|Image: one of the numerous formations.|
|Location:||Chişcãu. National Road 76 (DN-76) Oradea-Deva, at km 86, in Sudrigiu, Local Road 763 (DJ-763), 16km asphalt road.|
All year Tue-Sun 9-17.
|Fee:||Adulta Lei 35,000, photo permission Lei 70,000. |
|Dimension:||H=482m asl, T=10°C, L=1500m.|
|Guided tours:||L=847m, D=45min.|
|Address:||Peştera Urşilor, Chişcãu, Tel: +40-744-638-244.|
|As far as we know this information was accurate when it was published (see years in brackets), but may have changed since then.|
Please check rates and details directly with the companies in question if you need more recent info.
|Last update:||$Date: 2015/08/08 01:43:23 $|
|17-SEP-1983||discovered during quarry works in the marble quarry of Chişcãu. First explored by Curta Traian.|
|14-JUL-1986||opened to the public.|
|Image: Interesting stalagtites.|
Peştera Urşilor means Bears' Cave. The cave was named so, as numerous cave bears (Ursus spelaeus) were found in this cave. The lowest sedimentary layers, which contain bones of cave bears, were dated to be between 40.000 and 45.000 years old. The cave was visited by these large animals regularly until some 15.000 years ago. At this time a rock slide closed the entrance. There is a theory that there were still more than 140 bears inside the cave. Becoming hungry, the bears killed one another until all were dead. This story is told by their remains, bear bones of 140 individuals covering the floor of large parts of the cave with the marks of bear teeth. However, most of the bones were deposited over the tens of thousands of years before.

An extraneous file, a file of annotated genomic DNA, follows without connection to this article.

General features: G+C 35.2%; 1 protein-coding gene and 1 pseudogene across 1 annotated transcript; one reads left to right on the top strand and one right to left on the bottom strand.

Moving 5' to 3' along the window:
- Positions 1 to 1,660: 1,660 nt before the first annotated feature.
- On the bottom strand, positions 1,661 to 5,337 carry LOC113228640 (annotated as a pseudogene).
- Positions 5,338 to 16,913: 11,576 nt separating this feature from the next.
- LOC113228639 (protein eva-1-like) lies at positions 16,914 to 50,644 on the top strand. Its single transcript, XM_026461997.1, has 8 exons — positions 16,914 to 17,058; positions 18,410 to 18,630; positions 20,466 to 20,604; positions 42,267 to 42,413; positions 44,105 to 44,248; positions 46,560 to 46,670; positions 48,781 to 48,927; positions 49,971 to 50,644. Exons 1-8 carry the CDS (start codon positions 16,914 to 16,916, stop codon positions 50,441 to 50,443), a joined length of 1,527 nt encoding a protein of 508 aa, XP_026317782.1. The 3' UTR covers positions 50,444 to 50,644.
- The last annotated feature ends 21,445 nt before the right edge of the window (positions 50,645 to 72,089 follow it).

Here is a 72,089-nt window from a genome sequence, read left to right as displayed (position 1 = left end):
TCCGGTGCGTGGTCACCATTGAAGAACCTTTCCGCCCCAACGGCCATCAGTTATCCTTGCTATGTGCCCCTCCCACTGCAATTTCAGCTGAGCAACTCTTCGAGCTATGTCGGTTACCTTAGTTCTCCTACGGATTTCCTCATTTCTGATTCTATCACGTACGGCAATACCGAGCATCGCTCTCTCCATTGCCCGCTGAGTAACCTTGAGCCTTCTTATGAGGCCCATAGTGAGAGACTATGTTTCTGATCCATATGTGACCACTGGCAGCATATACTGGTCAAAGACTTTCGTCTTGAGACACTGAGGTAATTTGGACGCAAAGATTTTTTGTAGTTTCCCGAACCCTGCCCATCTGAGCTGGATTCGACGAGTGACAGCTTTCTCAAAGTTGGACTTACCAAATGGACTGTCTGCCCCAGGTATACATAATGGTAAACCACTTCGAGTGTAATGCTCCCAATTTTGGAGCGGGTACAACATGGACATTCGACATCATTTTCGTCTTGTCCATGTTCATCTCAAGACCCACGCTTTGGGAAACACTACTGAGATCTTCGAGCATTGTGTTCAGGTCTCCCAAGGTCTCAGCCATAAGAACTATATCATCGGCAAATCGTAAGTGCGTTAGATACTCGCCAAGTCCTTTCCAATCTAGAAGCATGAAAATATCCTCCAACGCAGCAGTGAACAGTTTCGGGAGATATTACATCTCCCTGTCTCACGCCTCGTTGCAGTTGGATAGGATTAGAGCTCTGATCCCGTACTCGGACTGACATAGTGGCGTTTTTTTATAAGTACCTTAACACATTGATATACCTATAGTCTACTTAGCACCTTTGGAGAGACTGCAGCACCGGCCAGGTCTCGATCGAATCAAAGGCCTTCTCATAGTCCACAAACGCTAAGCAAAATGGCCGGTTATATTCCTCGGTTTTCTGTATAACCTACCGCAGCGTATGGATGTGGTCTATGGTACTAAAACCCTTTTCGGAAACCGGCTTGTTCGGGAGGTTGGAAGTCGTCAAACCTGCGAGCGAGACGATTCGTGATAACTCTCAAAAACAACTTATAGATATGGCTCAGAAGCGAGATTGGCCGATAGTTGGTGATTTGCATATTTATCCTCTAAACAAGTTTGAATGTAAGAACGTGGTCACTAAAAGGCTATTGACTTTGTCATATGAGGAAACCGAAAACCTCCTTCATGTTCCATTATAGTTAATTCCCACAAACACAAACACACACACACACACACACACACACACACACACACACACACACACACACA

Now the cave was undisturbed until 17-SEP-1983, when the cave was discovered during quarry works. The marble and limestone of this area was mined by the inhabitants of the nearby village Chişcãu. So the rediscovery of the cave after a blast, was only a matter of time. The first one who visited the cave was the quarry worker Curta Traian from Chişcãu.
Peştera Urşilor is the only modern show cave in Romania, with paved paths, banisters, and electric light. This was a sort of experiment, to test if show caves are interesting for tourists. But although this experiment worked very well - the cave attracts more than 200.000 visitors every year - it is still the only well developed show cave in Romania. And this may stay so for the next time, as Romania is probably the poorest country in Europe, still suffering from 40 years of socialist Ceaucescu regime.
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